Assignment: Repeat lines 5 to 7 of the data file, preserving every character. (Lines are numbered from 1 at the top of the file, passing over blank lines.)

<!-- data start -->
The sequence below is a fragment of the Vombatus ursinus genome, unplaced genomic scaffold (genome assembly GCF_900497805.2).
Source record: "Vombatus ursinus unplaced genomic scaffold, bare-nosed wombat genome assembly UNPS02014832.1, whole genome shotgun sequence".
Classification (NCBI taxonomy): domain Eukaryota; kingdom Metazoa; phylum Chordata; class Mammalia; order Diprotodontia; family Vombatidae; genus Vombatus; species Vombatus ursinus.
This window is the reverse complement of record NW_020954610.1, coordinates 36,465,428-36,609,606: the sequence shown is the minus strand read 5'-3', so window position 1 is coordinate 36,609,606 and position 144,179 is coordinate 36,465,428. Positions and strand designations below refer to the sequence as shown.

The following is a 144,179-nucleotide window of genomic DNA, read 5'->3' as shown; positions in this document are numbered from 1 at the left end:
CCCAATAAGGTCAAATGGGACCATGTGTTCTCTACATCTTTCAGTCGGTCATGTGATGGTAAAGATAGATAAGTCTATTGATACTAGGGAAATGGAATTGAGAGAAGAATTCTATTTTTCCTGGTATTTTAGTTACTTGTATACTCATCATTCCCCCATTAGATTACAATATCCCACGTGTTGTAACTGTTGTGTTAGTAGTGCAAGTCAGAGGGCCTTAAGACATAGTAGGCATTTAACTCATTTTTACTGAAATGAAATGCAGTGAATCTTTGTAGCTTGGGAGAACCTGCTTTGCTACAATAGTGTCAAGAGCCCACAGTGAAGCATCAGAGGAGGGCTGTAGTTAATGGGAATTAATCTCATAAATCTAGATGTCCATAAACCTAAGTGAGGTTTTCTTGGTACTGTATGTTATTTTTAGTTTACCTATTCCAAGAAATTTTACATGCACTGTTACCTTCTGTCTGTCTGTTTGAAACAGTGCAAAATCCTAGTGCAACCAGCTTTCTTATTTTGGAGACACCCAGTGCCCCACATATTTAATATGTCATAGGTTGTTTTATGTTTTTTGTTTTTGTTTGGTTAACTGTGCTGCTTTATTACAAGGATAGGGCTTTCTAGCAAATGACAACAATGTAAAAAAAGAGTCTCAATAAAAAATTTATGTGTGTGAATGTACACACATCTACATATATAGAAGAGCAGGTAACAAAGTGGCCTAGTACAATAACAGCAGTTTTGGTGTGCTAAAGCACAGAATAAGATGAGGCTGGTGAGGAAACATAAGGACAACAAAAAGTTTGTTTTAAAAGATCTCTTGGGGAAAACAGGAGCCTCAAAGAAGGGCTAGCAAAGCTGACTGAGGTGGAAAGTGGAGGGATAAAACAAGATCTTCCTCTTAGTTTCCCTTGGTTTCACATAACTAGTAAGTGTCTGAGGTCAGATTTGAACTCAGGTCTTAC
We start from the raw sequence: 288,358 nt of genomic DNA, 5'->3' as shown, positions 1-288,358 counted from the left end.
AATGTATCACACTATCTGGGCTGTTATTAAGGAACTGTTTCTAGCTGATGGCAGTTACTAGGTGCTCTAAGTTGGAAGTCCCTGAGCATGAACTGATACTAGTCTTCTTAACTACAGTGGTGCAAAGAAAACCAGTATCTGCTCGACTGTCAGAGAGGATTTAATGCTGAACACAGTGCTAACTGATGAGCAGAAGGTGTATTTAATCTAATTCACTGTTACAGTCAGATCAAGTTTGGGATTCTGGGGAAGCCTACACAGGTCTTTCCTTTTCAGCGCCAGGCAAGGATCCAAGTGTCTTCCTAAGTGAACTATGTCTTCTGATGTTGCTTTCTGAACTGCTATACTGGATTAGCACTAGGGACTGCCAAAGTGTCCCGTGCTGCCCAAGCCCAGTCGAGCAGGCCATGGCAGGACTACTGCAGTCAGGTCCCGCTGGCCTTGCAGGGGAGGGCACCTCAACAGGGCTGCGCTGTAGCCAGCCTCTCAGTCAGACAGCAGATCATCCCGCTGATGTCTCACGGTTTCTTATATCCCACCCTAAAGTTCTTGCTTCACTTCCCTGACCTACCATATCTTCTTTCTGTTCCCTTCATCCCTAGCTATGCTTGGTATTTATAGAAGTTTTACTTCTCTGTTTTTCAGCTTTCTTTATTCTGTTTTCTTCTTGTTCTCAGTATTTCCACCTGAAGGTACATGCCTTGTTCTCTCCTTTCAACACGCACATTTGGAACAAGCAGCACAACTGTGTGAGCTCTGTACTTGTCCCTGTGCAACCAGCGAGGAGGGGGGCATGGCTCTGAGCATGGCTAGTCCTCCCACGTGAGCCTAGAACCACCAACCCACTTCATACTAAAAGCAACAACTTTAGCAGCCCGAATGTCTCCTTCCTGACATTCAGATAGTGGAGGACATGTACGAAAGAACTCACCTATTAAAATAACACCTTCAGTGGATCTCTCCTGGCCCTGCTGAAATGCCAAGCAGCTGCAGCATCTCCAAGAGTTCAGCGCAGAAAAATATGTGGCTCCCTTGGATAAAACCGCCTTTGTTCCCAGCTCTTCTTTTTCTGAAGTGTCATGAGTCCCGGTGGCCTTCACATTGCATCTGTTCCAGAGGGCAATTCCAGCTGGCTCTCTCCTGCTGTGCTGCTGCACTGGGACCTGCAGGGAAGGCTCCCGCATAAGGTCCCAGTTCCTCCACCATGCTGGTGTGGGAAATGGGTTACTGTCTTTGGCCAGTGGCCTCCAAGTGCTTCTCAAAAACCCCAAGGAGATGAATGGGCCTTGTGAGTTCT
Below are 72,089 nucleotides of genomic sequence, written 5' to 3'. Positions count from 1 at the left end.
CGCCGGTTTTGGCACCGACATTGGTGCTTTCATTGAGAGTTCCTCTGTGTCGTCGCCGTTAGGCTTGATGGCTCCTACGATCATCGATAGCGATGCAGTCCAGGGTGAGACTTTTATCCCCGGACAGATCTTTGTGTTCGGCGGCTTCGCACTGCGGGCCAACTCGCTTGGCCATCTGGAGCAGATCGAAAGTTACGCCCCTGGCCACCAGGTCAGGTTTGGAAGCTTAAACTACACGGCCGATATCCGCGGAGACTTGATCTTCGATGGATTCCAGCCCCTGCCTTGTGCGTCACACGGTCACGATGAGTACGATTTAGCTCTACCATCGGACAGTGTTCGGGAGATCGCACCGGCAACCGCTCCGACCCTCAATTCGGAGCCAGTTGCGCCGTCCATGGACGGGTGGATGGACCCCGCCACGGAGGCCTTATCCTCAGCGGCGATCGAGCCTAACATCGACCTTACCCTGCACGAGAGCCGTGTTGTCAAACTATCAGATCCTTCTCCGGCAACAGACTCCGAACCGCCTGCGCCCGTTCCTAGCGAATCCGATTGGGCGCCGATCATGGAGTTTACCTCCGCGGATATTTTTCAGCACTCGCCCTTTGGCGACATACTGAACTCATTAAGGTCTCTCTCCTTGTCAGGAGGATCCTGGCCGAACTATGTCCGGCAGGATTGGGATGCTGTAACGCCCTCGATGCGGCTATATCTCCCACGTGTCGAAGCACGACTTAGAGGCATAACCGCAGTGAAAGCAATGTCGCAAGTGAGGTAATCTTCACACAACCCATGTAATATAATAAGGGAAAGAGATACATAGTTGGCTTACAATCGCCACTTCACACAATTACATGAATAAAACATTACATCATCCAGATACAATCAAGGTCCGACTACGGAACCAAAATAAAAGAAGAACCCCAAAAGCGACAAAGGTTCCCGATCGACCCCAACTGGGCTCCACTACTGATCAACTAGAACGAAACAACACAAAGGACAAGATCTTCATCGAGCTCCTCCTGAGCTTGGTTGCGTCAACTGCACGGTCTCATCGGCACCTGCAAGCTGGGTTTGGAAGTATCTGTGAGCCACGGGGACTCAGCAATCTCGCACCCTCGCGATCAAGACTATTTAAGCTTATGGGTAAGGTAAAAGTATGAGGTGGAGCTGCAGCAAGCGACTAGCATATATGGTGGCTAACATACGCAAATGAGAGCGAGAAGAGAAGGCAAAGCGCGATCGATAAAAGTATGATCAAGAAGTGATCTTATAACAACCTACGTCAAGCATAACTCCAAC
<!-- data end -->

The following is a 144,179-nucleotide window of genomic DNA, read 5'->3' as shown; positions in this document are numbered from 1 at the left end:
CCCAATAAGGTCAAATGGGACCATGTGTTCTCTACATCTTTCAGTCGGTCATGTGATGGTAAAGATAGATAAGTCTATTGATACTAGGGAAATGGAATTGAGAGAAGAATTCTATTTTTCCTGGTATTTTAGTTACTTGTATACTCATCATTCCCCCATTAGATTACAATATCCCACGTGTTGTAACTGTTGTGTTAGTAGTGCAAGTCAGAGGGCCTTAAGACATAGTAGGCATTTAACTCATTTTTACTGAAATGAAATGCAGTGAATCTTTGTAGCTTGGGAGAACCTGCTTTGCTACAATAGTGTCAAGAGCCCACAGTGAAGCATCAGAGGAGGGCTGTAGTTAATGGGAATTAATCTCATAAATCTAGATGTCCATAAACCTAAGTGAGGTTTTCTTGGTACTGTATGTTATTTTTAGTTTACCTATTCCAAGAAATTTTACATGCACTGTTACCTTCTGTCTGTCTGTTTGAAACAGTGCAAAATCCTAGTGCAACCAGCTTTCTTATTTTGGAGACACCCAGTGCCCCACATATTTAATATGTCATAGGTTGTTTTATGTTTTTTGTTTTTGTTTGGTTAACTGTGCTGCTTTATTACAAGGATAGGGCTTTCTAGCAAATGACAACAATGTAAAAAAAGAGTCTCAATAAAAAATTTATGTGTGTGAATGTACACACATCTACATATATAGAAGAGCAGGTAACAAAGTGGCCTAGTACAATAACAGCAGTTTTGGTGTGCTAAAGCACAGAATAAGATGAGGCTGGTGAGGAAACATAAGGACAACAAAAAGTTTGTTTTAAAAGATCTCTTGGGGAAAACAGGAGCCTCAAAGAAGGGCTAGCAAAGCTGACTGAGGTGGAAAGTGGAGGGATAAAACAAGATCTTCCTCTTAGTTTCCCTTGGTTTCACATAACTAGTAAGTGTCTGAGGTCAGATTTGAACTCAGGTCTTAC
We start from the raw sequence: 288,358 nt of genomic DNA, 5'->3' as shown, positions 1-288,358 counted from the left end.